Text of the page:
The North East of Sardegna
The North East of Sardegna: travel itineraries in Sardinia
The landscape of Gallura is characterized by granite rocks and not particularly high reliefs, but rather harsh; Mount Limbara reaches 1350 meters. For millennia these reliefs have constituted a barrier between the Gallura region and the territories of the Baronie and Montalbo.
The east coast is jagged by a series of small fjords, rocks and islets that form the Maddalena Archipelago. The archipelago creates a sort of natural bridge that leads up to Corsica; inside it is also the island of Caprera, the last asylum of Giuseppe Garibaldi.
The Gallura is the territory that hosts the Costa Smeralda, a resort with a strong tourist vocation, famous all over the world and offering excellent reception and entertainment services, together with a landscape of unparalleled beauty.
From Olbia to the Maddalena archipelago – The part of Gallura bathed by the Tyrrhenian Sea has as its center Olbia, landing point for most visitors and place of first contact with Sardinia.
The itinerary that is proposed is largely coastal. After a short detour to the south to see the island of Tavolara, which with a steep rock rises from the sea up to 600 meters, it points to the north with a path that follows the complex articulation of the coast.
The show is guaranteed by a limpid sea, embellished by granite rocks of various shapes, smooth and rounded, shaped by nature.
The North East of Sardegna
Olbia, the main landing point of Eastern Sardinia, is located at the bottom of a well protected natural inlet, identified as a maritime landing since ancient times.
From the Olbia harbor area take the road towards Golfo Aranci. Returning from Golfo Aranci, follow the signs to Costa Smeralda on the right. The next intersection turns right again to Porto Rotondo. It is the first of the most famous tourist-social places we meet on this stretch of coast. You can go along the whole promontory up to the tip of the Volpe, thus having an overall picture of the landscape of rocks and Mediterranean scrub and of small beaches with granite rocks.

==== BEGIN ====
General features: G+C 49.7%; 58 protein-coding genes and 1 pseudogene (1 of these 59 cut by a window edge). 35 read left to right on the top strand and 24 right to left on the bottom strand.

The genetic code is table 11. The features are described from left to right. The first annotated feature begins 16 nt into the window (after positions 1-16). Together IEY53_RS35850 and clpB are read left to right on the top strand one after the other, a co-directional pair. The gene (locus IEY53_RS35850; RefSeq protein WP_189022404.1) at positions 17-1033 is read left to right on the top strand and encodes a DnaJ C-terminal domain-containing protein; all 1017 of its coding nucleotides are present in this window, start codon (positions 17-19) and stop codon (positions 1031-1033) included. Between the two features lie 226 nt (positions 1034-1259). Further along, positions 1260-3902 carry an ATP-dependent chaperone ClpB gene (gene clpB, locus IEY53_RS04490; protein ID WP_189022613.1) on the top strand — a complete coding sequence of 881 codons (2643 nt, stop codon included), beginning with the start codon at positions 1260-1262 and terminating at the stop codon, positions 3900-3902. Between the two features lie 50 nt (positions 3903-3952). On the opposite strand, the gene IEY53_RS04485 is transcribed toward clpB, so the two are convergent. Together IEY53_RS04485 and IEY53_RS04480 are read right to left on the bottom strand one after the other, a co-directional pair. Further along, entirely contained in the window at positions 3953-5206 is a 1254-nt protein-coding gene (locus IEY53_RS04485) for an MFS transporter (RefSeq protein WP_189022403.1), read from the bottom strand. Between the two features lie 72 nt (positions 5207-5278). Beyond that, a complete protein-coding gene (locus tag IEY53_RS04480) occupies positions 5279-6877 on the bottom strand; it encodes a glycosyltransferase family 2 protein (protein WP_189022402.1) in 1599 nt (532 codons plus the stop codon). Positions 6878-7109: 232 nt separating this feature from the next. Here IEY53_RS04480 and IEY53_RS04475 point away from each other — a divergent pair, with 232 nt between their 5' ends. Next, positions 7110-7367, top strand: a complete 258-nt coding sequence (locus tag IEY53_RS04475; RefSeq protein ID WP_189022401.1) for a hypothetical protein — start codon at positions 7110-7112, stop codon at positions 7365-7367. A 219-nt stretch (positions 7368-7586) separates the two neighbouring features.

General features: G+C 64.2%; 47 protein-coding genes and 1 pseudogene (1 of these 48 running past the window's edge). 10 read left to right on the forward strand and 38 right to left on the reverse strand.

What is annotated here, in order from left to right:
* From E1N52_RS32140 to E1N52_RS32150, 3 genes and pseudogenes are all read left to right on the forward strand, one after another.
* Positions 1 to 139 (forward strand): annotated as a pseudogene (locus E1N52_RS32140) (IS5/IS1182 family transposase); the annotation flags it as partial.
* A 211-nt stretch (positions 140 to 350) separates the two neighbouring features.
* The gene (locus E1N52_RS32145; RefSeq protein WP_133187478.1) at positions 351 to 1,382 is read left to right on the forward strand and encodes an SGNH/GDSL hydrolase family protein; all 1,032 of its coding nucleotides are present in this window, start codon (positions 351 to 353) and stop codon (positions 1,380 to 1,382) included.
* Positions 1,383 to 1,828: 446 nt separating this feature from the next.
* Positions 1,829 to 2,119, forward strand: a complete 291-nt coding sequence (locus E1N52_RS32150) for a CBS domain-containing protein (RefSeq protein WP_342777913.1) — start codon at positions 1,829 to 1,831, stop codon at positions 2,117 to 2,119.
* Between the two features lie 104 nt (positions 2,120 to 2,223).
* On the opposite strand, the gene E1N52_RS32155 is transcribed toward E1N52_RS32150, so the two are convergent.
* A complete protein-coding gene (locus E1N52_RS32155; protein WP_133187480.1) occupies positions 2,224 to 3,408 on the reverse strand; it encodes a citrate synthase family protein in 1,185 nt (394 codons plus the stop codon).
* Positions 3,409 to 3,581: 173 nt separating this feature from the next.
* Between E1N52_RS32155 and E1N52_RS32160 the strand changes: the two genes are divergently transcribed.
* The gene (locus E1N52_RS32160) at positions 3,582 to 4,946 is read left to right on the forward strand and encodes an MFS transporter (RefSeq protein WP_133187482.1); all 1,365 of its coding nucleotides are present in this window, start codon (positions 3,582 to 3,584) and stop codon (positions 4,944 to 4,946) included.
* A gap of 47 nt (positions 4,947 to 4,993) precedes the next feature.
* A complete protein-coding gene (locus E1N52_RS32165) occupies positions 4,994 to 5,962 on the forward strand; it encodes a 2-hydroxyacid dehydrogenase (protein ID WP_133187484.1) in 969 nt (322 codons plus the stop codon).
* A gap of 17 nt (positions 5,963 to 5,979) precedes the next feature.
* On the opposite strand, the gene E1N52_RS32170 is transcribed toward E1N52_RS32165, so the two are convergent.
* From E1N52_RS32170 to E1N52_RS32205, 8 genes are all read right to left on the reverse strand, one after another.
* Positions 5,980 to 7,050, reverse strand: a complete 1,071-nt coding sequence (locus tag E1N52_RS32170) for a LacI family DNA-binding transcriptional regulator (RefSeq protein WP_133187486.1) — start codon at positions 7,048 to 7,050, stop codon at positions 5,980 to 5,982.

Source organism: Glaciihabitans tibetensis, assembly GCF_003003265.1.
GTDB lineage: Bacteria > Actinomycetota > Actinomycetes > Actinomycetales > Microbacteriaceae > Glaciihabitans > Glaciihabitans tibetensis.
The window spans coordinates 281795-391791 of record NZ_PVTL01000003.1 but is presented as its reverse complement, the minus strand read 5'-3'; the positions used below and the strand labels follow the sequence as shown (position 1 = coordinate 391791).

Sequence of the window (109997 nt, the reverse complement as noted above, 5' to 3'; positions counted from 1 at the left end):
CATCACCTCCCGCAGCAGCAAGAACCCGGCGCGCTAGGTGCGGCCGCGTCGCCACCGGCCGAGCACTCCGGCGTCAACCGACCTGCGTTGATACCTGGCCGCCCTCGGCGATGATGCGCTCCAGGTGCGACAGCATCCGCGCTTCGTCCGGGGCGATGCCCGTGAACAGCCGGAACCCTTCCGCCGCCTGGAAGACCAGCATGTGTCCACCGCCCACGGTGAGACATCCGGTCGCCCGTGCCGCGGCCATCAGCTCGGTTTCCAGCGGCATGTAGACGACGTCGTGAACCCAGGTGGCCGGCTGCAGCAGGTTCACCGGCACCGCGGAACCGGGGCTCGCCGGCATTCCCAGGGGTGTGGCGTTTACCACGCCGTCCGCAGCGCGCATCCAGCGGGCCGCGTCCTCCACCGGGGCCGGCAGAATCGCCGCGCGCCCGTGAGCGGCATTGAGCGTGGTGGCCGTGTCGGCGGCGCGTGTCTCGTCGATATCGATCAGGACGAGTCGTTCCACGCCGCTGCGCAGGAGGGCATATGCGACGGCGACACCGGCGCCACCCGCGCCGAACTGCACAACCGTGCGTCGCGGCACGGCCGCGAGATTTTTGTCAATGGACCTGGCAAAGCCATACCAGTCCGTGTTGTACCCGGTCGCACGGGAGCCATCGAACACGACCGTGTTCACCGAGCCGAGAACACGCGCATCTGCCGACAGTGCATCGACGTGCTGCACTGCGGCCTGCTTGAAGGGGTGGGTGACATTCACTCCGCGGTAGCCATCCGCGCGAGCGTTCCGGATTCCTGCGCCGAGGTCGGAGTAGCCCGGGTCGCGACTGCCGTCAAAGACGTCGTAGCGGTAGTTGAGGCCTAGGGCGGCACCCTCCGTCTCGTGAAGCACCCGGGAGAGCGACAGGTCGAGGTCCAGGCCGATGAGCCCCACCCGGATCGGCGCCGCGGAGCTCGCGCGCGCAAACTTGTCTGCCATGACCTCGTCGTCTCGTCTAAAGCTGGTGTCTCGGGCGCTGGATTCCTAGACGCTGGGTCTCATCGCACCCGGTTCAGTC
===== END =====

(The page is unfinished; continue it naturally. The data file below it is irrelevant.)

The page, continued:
Continuing northwards you can see the residential complexes immersed in the Gallura coast, rich in granite rocks, with intense green of junipers and lentisks, a stone’s throw from the sea with dazzling colors from which rocky islets emerge. This stretch marks the beginning of the most famous stretch of coast: the emerald coast. The main center of the emerald coast is the inlet of Porto Cervo with hotels, shops, squares around a large marina. Beyond Porto Cervo, continue along the beautiful beaches of the Maddalena archipelago. The road runs south along the coast of the Gulf of Arzachena, leaving the deviation to Cannigione on the right. On the left you can see the Albucciu nuraghe next to a large rock.
After a few kilometers the road leads to the great tomb of the giants of Lu Coddu Vecchiu and to the nuraghe Capiclera. Still further to reach other remarkable prehistoric monuments: the Li Muri necropolis, the dolmen, the Li Longhi giants’ tomb.
From Arzachena the road continues to Palau, which can be reached after 15 km. On the way back we continue along an alternative route, for Cannigione. On the sea you can see beautiful beaches and the tourist settlements of Lakonia and Isuledda, while the island of Caprera appears in front of it. One of the highest points to observe the fabulous panorama is the promontory of Capo d’Orso; a splendid example of a fantastic form that nature has given over the centuries.
The itinerary continues for Palau with its beautiful port. A visit deserves the Maddalena archipelago consisting of numerous islets among the four largest islands: Santo Stefano, Caprera, La Maddalena and Spargi. Worth noting is Caprera where the Compendio Garibaldino is located. Garibaldi bought half of the island in 1855 and spent many years of his life there. The return road leads from Palau to Olbia through Arzachena with a route of about 40 km. Continuing towards Santa Teresa di Galluraci, it is part of the itinerary of Tempio Pausania and Gallura.